Tuesday, 15 November 2011

Cont:Facebook: Satisfying our Desire for Permanence?

It seems I could not post as a comment on campus so here is what was meant to be a comment on the earlier thread:

Lucy's comment caught my eye and reminded me of how damaging a frape can be.

A flat mate of mine had his relationship ruined by a frape. The initial false posting was on his (then) long-term girlfriends' wall. asking her to marry him. He had no such intentions. She thought that it was a genuine question and answered positively. Once it was established that it had been a frape, both parties knew that the other had entirely different ideas about the future of their relationship, and it soon broke down.

Whilst typing this I was reflecting the meaning of the term 'Frape' i.e 'Facebook Rape.' I wont go into the psychoanalysis details but to tell the truth I don't think that the phrase is all that hyperbolic.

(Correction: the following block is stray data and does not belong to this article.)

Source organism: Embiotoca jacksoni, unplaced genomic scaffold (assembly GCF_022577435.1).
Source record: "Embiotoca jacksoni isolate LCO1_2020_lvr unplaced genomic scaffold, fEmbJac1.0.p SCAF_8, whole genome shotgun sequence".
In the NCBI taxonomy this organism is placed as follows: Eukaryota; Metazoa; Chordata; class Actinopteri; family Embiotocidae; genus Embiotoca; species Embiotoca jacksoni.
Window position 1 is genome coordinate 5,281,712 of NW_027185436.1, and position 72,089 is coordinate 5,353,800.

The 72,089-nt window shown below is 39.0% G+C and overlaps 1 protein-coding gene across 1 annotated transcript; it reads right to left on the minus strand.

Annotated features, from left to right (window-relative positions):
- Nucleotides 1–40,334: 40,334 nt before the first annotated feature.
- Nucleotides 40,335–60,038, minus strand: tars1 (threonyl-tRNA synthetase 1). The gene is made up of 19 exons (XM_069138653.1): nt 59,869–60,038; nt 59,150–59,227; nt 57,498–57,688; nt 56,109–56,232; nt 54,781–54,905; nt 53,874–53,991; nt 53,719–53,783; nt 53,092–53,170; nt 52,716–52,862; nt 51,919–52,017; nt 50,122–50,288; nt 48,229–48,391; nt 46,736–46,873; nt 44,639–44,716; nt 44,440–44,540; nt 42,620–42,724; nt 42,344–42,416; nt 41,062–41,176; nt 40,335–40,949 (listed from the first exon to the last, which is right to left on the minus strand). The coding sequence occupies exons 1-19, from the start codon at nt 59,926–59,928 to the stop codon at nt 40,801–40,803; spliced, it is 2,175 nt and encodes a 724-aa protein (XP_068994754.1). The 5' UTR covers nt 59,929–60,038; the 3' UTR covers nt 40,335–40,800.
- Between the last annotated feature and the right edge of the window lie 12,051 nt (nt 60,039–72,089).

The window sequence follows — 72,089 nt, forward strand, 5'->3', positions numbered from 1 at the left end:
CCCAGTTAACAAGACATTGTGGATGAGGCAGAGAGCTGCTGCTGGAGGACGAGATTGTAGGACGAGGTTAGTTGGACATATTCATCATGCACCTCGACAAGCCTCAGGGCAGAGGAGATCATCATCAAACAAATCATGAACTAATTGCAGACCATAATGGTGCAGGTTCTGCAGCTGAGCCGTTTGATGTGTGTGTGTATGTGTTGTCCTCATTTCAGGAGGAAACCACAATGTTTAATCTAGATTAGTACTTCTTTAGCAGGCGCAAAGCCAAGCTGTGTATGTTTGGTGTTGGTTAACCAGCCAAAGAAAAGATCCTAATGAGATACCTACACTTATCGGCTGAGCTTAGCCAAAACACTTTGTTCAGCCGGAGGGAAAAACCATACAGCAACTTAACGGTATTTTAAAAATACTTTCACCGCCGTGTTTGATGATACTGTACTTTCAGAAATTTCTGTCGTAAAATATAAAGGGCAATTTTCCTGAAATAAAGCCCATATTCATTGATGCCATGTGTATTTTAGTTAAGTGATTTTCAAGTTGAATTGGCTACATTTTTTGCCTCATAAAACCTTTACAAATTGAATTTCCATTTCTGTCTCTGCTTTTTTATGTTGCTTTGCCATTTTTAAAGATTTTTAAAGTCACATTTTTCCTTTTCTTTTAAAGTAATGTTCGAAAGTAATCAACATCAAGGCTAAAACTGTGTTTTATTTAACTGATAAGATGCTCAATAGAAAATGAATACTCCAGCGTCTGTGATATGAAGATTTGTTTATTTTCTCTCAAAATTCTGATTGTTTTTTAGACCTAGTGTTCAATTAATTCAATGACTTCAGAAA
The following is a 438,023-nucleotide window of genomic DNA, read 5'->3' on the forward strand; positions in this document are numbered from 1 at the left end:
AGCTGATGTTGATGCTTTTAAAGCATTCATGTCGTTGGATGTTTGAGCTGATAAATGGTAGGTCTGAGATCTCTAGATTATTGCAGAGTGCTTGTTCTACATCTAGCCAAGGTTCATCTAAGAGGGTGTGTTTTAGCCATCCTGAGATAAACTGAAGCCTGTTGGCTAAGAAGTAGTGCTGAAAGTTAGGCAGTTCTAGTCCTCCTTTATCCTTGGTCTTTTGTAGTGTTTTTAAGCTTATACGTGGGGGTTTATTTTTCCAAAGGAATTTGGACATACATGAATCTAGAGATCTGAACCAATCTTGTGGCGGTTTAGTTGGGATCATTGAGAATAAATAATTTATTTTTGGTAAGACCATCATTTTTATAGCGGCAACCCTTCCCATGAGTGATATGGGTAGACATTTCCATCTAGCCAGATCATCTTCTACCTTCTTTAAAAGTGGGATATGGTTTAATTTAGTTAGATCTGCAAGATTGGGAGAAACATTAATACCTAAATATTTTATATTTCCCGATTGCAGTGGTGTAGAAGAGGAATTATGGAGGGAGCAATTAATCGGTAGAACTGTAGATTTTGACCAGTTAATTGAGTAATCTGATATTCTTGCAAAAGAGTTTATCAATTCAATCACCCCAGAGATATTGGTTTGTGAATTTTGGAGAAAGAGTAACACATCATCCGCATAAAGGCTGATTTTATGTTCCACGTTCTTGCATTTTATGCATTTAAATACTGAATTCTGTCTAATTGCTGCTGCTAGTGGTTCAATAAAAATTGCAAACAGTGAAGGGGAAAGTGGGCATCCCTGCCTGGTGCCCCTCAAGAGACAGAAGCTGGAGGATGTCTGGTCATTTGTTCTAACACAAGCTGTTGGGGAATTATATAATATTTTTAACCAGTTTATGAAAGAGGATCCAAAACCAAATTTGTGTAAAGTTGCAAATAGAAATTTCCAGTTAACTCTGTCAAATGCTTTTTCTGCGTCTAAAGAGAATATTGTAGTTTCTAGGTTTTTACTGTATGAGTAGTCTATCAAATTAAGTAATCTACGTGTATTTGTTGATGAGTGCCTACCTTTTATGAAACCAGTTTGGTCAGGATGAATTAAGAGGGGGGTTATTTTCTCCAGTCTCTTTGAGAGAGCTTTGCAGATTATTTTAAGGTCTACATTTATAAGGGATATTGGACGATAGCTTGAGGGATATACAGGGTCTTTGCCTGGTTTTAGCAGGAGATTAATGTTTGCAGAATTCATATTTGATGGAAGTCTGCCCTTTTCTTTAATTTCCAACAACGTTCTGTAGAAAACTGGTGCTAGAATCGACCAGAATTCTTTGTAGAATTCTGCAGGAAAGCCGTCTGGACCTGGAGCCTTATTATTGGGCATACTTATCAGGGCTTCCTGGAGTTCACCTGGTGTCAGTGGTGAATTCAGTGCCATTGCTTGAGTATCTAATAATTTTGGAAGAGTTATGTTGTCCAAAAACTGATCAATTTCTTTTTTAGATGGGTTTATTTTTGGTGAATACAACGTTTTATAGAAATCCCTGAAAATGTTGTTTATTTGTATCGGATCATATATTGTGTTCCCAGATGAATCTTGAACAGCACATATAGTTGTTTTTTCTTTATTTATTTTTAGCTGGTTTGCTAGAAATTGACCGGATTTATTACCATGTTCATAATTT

1. Yeah, when a "frape" is just a filthy comment or a changing of name and sexual preference or something it is easy to see that it is just a childish prank. But yeah, it can sometimes be a serious thing, I know a similar situation to the one you've described.

    It also calls into question the validity of what we see on the internet about people. If people can have things changed in a negative light, it is easy for people to change things in their life in a positive way too perhaps. People could invent jobs they've not had, places they've been, universities that they've studied at maybe...

    I also have a personal objection to the term "frape" and its meaning. But sadly, I find myself saying it due to the common parlance being so.

  2. Interestingly I just read this article about a recent Twitter frape gone wrong!


  3. That is really interesting! Especially to me as that's my local team and the town that I was born in...


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